The Government Shutdown: Politics as War by Other Meanstags: government shutdown
Paul J. Croce is a Professor of History and American Studies at Stetson University.
With the shutdown of the federal government, we are a nation at war. While the vast majority of citizens would be content with almost any peaceable resolution, their elected leaders at the barricades keep the country in wartime footing. War emerges when political or diplomatic means fail; and war brings destruction. Witness the hardships that have already emerged from even a few days of shutdown, and there is no end in sight.
The political war of the present is a reminder of a larger, bloodier war of a century ago. The First World War was also a standoff in which almost every individual actor felt the absurdity of continuing the slaughter, even as the dynamics of the whole kept pulling them into the morass. The opposing powers in the war that began in 1914 each had advantages that locked them into continuing combat. In particular, the British and French on the Western Front had a long-term advantage with their colonial wealth and manpower, especially with the British navy. The pressures of war spoke to them: why give up now? Meanwhile, Germany had made striking initial gains in the first months of fighting before the descent into prolonged trench warfare; they now controlled Belgium and one-fifth of France. The pressures of war spoke to them: why give up those gains?
The verbal trench warfare in Washington has different players but the same pressures of war. Like the British and French, the Obama administration feels it has the long-term advantage. With a president’s bully pulpit and memories of the 1995 shutdown, he can hope that the public will blame the Republicans; and since Obama is term limited, his own long-term fate as president was already decided in the last election. Like the Germans, the Republicans, at least the large faction dominating the House of Representatives, have achieved a tangible version of their major ideological goals: an enfeebled federal government.
The government is now literally shut down. After years of railing against what Republicans have described as unnecessarily high taxes that fund bloated bureaucracies for frivolous regulations, we now have government workers that cannot work, service programs to the neediest citizens that cannot serve, and environmental regulators than cannot regulate.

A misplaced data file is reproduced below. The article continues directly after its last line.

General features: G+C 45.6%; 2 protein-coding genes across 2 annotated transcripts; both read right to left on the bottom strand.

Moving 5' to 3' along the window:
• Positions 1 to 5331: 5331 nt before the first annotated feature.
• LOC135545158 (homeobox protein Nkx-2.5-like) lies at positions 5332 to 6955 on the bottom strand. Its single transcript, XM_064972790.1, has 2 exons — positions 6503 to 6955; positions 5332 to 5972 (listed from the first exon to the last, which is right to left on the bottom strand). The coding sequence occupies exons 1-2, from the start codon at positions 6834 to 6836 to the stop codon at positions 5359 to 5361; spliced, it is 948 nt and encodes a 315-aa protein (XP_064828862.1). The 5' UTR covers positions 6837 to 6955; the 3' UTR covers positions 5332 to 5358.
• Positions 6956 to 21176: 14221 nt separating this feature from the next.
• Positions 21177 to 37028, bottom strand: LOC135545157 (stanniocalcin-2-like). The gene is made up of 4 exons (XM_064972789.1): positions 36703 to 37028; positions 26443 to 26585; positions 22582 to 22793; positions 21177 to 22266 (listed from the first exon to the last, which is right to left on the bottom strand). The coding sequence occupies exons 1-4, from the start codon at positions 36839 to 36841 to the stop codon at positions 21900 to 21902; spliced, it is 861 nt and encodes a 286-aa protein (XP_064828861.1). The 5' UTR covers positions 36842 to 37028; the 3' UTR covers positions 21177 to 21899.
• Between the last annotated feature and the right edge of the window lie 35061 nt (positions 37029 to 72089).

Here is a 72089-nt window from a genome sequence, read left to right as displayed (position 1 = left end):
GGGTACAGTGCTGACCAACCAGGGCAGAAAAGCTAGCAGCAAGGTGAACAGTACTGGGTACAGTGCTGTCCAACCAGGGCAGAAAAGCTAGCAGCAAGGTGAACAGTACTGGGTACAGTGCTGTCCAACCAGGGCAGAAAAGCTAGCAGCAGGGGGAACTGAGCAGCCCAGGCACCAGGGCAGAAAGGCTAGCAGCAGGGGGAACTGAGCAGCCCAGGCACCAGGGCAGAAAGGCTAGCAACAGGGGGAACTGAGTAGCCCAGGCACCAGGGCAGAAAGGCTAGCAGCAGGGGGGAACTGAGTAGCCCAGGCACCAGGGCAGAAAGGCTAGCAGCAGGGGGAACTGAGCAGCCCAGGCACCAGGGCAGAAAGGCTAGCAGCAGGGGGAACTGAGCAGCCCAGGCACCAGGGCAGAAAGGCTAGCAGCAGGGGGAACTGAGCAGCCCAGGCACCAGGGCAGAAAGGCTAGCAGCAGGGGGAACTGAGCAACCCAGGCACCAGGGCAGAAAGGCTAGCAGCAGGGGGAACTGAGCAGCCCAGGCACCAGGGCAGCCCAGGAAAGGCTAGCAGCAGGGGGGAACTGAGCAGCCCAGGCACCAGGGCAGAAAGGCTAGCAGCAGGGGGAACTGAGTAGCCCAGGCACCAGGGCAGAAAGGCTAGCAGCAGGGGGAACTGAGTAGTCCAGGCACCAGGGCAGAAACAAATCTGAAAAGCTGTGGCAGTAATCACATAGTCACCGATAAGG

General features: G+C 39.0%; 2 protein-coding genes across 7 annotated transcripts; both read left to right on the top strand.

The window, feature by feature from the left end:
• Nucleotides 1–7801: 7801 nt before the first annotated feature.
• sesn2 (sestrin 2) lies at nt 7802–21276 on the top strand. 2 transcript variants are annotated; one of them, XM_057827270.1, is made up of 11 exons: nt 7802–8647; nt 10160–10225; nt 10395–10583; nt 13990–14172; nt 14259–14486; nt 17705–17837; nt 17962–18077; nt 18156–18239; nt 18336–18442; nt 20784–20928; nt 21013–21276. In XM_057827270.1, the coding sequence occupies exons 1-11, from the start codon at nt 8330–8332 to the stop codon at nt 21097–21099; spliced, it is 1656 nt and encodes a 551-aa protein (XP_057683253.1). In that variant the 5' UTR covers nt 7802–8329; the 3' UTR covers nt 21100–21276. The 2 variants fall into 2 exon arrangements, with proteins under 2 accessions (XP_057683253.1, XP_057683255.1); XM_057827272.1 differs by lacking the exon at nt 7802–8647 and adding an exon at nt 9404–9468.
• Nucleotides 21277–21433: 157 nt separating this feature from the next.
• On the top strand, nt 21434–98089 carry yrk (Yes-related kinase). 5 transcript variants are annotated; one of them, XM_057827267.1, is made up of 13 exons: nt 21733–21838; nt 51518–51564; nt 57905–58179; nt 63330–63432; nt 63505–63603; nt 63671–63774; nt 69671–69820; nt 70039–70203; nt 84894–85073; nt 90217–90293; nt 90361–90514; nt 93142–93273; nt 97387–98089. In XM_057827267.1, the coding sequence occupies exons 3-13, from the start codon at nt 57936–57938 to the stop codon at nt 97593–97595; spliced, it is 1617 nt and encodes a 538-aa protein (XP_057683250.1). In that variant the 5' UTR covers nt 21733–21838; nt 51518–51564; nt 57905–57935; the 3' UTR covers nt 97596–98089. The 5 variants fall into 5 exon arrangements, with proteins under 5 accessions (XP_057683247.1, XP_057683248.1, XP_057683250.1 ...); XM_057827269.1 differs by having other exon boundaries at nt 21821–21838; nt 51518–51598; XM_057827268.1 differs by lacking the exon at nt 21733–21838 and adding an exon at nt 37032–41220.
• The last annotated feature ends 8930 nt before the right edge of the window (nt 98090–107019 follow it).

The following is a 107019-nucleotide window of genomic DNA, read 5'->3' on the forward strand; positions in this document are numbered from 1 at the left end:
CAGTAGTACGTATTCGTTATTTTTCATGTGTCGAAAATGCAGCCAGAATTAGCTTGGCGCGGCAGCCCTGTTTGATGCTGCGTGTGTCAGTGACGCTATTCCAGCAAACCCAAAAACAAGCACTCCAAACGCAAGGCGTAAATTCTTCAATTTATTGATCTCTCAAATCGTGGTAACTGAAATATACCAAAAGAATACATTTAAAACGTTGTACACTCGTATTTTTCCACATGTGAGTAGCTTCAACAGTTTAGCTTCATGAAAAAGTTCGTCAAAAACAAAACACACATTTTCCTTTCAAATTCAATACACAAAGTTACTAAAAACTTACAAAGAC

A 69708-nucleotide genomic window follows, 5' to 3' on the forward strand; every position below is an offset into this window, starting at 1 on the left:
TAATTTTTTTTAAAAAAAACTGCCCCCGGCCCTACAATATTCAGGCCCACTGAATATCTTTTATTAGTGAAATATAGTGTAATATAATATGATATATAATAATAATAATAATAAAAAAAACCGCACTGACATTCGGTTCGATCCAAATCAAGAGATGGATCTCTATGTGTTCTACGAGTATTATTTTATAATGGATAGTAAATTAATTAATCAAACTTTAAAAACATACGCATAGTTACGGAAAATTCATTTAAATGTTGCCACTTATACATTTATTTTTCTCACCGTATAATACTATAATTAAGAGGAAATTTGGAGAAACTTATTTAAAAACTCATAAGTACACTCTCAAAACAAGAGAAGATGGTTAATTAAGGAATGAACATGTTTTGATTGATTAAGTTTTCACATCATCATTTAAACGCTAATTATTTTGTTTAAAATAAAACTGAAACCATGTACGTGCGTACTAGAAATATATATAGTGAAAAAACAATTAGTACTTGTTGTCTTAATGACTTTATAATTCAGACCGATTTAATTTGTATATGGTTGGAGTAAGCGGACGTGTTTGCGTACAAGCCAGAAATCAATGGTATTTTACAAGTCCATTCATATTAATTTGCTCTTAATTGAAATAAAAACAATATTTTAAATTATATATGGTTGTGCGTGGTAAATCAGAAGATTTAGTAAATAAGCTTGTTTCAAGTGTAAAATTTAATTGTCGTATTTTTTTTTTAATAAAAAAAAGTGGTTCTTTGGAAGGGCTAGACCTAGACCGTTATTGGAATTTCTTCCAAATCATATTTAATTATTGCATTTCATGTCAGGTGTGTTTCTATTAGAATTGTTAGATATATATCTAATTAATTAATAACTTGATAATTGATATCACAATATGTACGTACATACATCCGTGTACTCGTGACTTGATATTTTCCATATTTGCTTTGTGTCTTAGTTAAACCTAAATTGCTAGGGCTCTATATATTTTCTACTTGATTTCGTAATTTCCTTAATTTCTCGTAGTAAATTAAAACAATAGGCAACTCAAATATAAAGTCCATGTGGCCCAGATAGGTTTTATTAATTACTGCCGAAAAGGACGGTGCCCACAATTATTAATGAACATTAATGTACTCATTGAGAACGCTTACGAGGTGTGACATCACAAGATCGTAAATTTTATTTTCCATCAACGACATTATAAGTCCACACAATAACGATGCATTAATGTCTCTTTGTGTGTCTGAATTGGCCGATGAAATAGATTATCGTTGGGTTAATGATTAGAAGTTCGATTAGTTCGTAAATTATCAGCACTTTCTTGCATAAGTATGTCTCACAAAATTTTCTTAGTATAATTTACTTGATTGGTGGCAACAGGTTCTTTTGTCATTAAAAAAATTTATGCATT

The government shutdown is a tangible and blunt version of Grover Norquist’s goal, not just to reduce the size of the government, but to “drown it in the bathtub.” Through his Americans for Tax Reform, he persuaded 219 members of the House, who largely coincide with the supporters of stalemate, to sign his pledge for shrunken government, designed to curb the growing debt.
American problems abound, not just with the debt, but also with health-care costs driving people out of insurance coverage. We can stay in the trenches looking for faults in the other side, or look to what policies will cope with our mounting problems whether emerging from the Affordable Care Act, the Republican Health Care Reform Act, or the single-payer plans. Playing politics as war makes for great drama, but it does not achieve the job of governing. Let elections be the time to make future choices of direction, and legislation be the place to implement them. Without reliance on those tools of democracy, we will remain at war, with this standoffs serving as only the opening bugle call to endless battle. Last-ditch fights at the turn of each fiscal year will keep us hostages to politics as warfare by other means.
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